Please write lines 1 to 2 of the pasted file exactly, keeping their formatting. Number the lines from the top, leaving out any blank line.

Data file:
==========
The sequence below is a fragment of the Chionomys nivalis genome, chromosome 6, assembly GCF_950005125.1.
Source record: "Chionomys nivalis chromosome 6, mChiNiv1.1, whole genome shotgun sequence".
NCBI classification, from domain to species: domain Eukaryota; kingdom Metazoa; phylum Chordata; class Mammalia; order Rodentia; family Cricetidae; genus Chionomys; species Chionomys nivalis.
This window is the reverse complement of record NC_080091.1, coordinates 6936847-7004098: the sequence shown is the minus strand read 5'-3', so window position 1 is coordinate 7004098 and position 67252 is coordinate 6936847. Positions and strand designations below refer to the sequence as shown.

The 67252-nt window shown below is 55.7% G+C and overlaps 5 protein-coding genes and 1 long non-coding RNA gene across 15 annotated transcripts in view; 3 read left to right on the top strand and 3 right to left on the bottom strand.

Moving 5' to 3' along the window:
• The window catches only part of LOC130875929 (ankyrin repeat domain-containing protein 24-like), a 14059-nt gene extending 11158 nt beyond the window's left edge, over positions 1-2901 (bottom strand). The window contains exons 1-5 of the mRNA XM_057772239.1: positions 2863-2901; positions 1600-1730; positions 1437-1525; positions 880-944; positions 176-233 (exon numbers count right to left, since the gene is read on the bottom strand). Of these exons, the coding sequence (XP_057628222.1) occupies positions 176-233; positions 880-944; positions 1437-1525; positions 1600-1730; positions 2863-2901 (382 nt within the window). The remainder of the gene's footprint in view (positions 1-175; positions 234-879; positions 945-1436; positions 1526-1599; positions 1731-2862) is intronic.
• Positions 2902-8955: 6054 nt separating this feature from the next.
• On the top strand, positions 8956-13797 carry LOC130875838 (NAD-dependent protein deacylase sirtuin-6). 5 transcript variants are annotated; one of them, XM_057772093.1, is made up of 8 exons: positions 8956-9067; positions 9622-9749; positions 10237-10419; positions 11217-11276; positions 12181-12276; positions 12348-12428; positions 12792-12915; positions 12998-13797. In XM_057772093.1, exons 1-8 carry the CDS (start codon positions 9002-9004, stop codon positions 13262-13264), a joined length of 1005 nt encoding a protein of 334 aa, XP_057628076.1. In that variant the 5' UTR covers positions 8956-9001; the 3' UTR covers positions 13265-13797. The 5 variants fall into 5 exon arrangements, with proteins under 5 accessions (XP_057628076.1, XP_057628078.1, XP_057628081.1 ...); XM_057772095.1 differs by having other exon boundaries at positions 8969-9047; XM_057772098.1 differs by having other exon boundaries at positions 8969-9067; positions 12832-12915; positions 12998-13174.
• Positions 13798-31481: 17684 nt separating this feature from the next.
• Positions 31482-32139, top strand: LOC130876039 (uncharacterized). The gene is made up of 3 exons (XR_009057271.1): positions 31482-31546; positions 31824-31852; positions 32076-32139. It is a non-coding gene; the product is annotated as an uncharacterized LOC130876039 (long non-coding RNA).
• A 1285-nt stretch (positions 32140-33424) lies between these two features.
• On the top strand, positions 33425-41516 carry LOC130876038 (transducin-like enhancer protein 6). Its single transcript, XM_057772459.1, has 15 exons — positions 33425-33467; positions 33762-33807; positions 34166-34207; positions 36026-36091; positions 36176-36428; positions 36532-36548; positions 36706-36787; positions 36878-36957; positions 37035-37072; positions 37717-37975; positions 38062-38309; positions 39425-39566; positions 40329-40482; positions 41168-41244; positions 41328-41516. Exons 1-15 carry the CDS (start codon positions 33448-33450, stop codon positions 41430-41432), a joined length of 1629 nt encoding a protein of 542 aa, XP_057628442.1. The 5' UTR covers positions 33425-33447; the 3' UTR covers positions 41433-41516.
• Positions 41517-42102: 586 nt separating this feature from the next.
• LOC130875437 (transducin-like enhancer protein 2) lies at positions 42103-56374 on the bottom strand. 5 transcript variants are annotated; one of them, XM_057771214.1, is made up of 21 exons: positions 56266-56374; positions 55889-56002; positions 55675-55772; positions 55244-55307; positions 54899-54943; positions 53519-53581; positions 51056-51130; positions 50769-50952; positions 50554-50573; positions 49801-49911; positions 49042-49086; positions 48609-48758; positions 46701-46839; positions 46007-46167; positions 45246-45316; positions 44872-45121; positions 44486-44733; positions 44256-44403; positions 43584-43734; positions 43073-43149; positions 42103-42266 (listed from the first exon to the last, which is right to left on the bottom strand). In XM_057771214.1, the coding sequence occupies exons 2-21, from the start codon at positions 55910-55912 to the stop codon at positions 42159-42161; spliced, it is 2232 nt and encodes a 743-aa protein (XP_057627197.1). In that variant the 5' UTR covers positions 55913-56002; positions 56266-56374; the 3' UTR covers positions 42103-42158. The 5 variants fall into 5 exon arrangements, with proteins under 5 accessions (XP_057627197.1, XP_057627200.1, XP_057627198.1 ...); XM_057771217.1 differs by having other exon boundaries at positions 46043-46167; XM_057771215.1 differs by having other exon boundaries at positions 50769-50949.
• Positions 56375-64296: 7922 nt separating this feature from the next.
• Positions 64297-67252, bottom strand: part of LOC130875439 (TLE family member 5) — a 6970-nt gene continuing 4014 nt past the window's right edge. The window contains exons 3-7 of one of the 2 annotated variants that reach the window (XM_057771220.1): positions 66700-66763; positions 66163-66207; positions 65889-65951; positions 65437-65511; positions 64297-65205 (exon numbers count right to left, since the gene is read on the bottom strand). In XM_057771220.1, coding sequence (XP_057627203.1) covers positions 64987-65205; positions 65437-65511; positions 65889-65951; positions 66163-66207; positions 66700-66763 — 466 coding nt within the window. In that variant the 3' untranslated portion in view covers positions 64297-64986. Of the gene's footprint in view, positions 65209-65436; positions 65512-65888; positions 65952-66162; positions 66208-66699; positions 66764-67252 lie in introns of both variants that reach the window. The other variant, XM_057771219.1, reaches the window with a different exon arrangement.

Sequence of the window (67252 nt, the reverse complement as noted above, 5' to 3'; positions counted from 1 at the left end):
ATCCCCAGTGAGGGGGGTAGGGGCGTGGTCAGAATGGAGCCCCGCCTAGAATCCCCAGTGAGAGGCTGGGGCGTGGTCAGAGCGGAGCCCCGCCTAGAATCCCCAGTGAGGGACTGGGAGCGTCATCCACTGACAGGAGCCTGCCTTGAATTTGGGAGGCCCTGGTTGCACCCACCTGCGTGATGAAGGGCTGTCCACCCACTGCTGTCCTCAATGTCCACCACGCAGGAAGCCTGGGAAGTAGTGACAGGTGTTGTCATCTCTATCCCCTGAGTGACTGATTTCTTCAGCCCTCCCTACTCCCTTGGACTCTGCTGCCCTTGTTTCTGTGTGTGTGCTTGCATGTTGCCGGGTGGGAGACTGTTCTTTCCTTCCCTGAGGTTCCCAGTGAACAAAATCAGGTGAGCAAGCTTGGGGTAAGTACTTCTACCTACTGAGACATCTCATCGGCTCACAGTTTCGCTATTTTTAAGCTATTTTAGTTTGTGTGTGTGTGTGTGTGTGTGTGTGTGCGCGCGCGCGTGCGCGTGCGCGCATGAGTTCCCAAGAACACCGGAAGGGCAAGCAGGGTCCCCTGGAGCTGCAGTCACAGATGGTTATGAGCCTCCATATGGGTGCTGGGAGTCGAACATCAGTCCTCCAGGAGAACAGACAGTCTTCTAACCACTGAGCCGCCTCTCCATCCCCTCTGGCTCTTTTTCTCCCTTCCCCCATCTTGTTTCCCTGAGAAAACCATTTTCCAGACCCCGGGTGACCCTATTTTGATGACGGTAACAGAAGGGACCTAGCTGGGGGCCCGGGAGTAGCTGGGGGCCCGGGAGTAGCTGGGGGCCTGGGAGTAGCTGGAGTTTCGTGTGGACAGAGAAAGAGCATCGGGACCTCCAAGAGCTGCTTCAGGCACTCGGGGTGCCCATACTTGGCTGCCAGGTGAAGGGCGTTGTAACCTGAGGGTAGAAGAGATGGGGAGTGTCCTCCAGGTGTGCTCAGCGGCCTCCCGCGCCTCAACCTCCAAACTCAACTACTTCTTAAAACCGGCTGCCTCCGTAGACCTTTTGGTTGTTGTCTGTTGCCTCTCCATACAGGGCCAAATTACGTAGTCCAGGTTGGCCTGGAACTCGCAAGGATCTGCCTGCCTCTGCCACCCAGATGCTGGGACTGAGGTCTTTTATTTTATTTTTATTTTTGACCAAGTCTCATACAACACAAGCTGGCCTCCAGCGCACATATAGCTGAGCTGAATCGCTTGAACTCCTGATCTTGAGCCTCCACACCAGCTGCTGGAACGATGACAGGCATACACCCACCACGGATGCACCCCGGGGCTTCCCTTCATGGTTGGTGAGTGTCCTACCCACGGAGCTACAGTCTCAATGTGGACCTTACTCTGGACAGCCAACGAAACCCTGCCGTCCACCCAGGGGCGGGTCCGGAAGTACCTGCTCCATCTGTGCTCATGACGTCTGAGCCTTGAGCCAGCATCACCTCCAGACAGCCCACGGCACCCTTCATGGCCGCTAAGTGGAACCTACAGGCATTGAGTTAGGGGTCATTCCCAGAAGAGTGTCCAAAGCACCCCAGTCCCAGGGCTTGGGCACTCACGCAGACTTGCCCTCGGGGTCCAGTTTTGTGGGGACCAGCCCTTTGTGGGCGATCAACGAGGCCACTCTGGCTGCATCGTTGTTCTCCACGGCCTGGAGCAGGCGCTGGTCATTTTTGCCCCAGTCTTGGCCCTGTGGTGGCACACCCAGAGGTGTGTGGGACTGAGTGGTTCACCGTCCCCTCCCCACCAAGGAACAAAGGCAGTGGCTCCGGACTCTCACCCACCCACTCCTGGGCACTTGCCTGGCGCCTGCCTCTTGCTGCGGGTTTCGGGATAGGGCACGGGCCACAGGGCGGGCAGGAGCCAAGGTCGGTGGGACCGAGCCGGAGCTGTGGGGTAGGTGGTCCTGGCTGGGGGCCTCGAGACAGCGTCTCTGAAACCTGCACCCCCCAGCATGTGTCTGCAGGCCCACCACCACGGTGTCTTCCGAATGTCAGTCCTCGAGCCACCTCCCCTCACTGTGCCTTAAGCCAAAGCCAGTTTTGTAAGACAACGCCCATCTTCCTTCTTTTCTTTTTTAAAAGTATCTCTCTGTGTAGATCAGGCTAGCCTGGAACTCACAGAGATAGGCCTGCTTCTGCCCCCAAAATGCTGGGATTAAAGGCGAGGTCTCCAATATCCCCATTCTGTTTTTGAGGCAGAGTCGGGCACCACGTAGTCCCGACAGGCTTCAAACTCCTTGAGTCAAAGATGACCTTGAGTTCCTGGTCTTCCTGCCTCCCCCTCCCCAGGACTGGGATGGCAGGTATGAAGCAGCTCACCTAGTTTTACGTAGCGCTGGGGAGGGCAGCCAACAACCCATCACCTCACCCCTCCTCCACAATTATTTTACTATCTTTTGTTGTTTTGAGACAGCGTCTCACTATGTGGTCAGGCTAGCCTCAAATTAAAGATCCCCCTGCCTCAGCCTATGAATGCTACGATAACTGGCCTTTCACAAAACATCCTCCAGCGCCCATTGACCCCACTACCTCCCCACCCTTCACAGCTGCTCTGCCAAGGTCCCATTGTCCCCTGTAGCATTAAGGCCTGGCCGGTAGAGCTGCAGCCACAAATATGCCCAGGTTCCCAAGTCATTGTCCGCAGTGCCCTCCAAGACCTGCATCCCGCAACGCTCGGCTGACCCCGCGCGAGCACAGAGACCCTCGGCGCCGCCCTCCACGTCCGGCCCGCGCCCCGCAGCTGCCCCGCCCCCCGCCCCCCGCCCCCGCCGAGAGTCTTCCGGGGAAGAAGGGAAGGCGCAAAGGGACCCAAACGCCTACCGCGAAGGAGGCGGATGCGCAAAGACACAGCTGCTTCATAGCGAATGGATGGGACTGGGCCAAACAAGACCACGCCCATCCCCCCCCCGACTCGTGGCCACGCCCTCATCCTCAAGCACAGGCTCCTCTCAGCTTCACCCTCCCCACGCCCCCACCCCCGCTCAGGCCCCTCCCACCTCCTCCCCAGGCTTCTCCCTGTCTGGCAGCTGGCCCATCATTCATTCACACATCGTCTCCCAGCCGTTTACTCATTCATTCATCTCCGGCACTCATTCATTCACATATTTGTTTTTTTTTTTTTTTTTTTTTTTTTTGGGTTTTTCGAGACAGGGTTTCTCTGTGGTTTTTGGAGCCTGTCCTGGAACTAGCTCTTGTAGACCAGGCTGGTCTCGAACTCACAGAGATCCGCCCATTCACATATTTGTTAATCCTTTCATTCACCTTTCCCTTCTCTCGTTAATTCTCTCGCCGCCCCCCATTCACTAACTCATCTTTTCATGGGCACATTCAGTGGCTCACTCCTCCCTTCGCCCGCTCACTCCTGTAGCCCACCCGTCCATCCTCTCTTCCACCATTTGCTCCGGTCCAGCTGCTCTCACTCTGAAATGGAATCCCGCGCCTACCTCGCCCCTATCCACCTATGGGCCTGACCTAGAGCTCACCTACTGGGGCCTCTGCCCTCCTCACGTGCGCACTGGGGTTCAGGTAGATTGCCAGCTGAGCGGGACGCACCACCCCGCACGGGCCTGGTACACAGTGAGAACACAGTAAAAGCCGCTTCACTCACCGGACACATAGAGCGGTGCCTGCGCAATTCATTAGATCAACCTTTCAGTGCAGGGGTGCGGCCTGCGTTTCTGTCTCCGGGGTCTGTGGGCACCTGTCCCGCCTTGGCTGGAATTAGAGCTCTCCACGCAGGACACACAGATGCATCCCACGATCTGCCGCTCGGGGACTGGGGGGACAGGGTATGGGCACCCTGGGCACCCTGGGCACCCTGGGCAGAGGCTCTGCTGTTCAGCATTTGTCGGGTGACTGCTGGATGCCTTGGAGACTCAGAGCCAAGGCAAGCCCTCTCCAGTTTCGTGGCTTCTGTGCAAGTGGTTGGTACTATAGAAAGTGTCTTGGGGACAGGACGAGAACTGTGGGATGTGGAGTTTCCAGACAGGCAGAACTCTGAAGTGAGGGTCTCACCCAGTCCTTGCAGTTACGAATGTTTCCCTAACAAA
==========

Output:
The sequence below is a fragment of the Chionomys nivalis genome, chromosome 6, assembly GCF_950005125.1.
Source record: "Chionomys nivalis chromosome 6, mChiNiv1.1, whole genome shotgun sequence".